My friend and professional colleague, Boston attorney Ken Kolpan, last week offered some insight into the tragic case of ex-NFL linebacker Junior Seau in an interview with the Boston Herald.
Kolpan, who is also an expert in cases involving traumatic brain injury, was quoted in a story about Seau’s family filing suit against the league, joining literally thousands of plaintiff’s in concussion litigation.
Seau committed suicide in May, and an examination of his brain tissue determined that he had chronic traumatic encephalopathy (CTE), a degenerative brain disease that’s been linked to repeated hits to the head.
A number of deceased football players, several of whom also killed themselves, were found to have that same disease, whose symptoms include depression and mood swings – things Seau suffered from.
Kolpan was asked about a comment that one of Seau’s teammates made, which was that Seau probably had 1,500 concussions during his 20 year career. Yet he never was listed as having had a concussion.
The lawsuits filed by Seau’s family and former NFL players allege that the league either hid the long-term impact of concussions from players or simply didn’t protect them.
But Kolpan told the Boston Herald that if Seau never told his team or coaches or doctors when he had his concussions, it may be hard to hold them liable for the long-term impact of those brain injuries.
But scientific research may bolster the plaintiffs’ cases, according to Kolpan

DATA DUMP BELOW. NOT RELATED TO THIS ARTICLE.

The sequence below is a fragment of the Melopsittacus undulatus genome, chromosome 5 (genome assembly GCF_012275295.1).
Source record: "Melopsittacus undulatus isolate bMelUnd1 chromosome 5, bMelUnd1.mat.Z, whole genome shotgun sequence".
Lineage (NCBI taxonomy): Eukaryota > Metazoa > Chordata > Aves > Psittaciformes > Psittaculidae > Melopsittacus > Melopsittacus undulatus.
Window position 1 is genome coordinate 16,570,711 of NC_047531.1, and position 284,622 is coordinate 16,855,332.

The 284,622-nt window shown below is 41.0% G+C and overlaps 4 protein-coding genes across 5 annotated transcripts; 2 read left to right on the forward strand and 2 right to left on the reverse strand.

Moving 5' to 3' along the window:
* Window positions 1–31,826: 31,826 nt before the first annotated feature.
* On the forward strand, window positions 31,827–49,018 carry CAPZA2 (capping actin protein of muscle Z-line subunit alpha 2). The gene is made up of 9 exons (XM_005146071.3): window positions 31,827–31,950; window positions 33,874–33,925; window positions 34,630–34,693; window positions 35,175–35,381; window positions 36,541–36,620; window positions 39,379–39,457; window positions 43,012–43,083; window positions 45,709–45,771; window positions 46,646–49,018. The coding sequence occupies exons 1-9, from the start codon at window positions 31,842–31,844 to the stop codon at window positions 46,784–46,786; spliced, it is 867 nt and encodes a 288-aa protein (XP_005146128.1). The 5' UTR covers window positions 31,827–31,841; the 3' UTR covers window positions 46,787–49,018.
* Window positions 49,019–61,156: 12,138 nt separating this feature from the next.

“I think the scientific evidence linking multiple concussions to CTE is getting stronger and stronger each day,” he told the Boston Herald.
“I think also the research is showing a disproportionate amount of depressed former NFL players when compared to the normal population. So from that regard, the science is really on their side,” he said. “The science was probably there earlier, but the NFL was in a position of denying what neurologists and others in the field knew about traumatic brain injury.”
In the Boston Herald story, Kolpan pointed out that with all the recent publicity about concussions and the permanent brain damage they can cause, jurors will likely be well-informed and may be inclined to compensate Seau’s family.
Just five years ago or so, the NFL was vehemently denying any link between repeated concussions and permanent brain damage. This is the period when some of the players who are now suing were playing, Kolpan said. That may not bode well for the NFL.